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Concepts I learned while listening to an interview with a Master Perccusionist

"The following is a brief article written by Iyanifa Ifanikee".

I would like to share the following concepts I learned while listening to an interview with a Master Perccusionist named Layne Redmond. She is the author of "When the Drummers Were Women: a Spiritual History of Rhythm." My commentary relates her studies with Ancestor worship and the ase of blood.

Artifacts depicting the frame drum turn up in many different cultures throughout the world, in all time periods. Many of the designs and images painted on the drums represent the womb, often painted red, the color of blood. The first sound you ever hear is that of your mother's blood pulsing through her arteries. Our cells came together and we grew to the pulse of that sound. In this sense, we were in tune to the ase or life force of blood at conception, just as we were in tune with all the other aspects of our destiny.
Ms. Redmond says that drumming is an echo of that first sound and it can take us to a deep level of our awareness, to a pristine state. In her work, she finds that accumulated and conditioned consciousness can be changed, when neccesary, by the practice of drumming. We in Ifa use ceremony and ritual offerings to achieve the same purpose.

Some of us have grown into adulthood without ever meeting our Maternal Grandmother. Ancestral worship is a powerful tool in which to communicate and receive support and guidance from these women on a spiritual level, which manifests in our physical lives. However, we as a Sacred Egg, have experienced a physical connection within the womb of our Maternal Grandmother and this is how: by the fourth month of fetal development, all the eggs that a woman will ever have, form in her ovaries. That means that the Sacred Egg who you are formed in your mother's ovary when she was a four month old fetus growing in the womb of her mother. In the form of a Sacred Egg, you and I spent five months in our grandmother's womb!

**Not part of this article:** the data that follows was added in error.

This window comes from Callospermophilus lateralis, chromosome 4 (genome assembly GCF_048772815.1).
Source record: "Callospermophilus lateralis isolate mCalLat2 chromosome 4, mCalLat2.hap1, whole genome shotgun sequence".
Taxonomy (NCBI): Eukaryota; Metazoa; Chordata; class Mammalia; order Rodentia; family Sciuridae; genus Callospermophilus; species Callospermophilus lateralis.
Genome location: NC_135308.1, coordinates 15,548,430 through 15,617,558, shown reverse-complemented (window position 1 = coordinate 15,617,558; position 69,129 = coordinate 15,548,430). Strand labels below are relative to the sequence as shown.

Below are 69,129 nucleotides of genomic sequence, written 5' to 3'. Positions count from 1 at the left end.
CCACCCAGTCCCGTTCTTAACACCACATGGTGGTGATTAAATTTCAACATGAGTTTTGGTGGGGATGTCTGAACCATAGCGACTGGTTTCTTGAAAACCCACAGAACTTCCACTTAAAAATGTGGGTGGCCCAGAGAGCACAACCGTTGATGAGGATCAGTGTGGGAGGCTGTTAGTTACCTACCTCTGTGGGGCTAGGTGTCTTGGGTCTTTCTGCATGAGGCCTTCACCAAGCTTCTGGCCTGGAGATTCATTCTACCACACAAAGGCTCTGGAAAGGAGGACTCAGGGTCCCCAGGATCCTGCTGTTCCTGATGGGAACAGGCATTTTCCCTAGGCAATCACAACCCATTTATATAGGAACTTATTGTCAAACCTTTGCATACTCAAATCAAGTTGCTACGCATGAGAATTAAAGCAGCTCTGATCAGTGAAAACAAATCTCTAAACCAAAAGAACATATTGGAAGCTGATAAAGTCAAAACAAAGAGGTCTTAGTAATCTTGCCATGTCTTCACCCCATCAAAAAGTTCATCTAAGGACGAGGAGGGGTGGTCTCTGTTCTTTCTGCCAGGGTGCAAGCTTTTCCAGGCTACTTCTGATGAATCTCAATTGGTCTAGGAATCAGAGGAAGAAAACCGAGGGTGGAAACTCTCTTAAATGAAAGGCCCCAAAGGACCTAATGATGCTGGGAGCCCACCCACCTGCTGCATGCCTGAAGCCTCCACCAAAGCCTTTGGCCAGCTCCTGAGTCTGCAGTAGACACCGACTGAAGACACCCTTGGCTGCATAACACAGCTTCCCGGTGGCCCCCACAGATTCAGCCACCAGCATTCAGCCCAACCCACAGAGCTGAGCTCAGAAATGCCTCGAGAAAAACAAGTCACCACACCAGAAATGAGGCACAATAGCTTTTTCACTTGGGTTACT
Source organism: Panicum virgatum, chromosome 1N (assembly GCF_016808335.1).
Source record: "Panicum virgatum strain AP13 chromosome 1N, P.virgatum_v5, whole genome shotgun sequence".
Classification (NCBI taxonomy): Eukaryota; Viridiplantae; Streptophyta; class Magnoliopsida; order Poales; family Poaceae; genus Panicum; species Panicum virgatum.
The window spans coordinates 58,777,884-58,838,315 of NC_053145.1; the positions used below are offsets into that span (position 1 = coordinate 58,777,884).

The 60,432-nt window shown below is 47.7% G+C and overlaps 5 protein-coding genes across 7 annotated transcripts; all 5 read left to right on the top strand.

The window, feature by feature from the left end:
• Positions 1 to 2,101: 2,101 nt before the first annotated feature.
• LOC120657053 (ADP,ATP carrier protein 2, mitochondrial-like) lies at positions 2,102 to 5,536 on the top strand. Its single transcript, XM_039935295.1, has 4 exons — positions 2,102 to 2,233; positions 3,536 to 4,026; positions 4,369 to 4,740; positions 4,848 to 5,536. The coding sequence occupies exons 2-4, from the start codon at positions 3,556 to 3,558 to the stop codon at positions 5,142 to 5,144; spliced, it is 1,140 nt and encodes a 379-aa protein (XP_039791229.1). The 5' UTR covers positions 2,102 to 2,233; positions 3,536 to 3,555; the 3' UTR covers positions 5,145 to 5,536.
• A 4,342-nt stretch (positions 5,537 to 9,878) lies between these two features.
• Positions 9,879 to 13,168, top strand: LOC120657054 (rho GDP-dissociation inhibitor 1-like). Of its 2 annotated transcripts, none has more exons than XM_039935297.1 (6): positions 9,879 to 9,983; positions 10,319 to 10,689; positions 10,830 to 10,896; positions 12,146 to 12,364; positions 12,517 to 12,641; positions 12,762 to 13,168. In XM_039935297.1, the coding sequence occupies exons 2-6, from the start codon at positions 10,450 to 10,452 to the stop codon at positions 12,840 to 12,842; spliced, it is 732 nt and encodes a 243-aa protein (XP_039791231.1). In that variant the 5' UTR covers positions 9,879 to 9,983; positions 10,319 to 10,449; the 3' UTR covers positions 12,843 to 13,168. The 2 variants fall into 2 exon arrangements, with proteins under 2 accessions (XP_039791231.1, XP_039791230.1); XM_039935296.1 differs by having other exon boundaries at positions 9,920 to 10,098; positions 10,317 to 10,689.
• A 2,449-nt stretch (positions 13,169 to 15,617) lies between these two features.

This concept takes us back through all the grandmothers, back to the very first grandmother and back to the pristine state of unconditional consciousness, our original nature, which is totally pure potential.

According to Suzanne Wenger, "Until recently no one would have thought it possible to bury a dead elder or priest without the full Eegun rituals. Ancestry was evoked by extensive drum-orchestration, calling them up to lend a hand to a newcomer in the difficult task of crossing the chasm. These days it is rare to hear a drum from a dead-wake in the middle of the night . . .Only a few hours may today be given to the fellow devotees of a dead priest to perform the indespensible ceremony . . . None-the-less, even converts to imported religions still supply a live goat and kill it in the premises of bereavement, a sacrificial appeal - however domesticated - for cooperative support towards swift reincarnation."

In ancient cultures, the tempo of human life was synchronized with the rhythms of the earth. It is Ms. Redmond's premise that contemporary society has forgotten the need to be in rhythm with ourselves, one another, and nature. She feels that drumming is one of the ways to achieve this balance.
This all makes sense, but I would add that building the rhythm of prayers and ebbos to our Ori, the Orisa, and our Ancestors will bring us into more complete alignment with our Universe."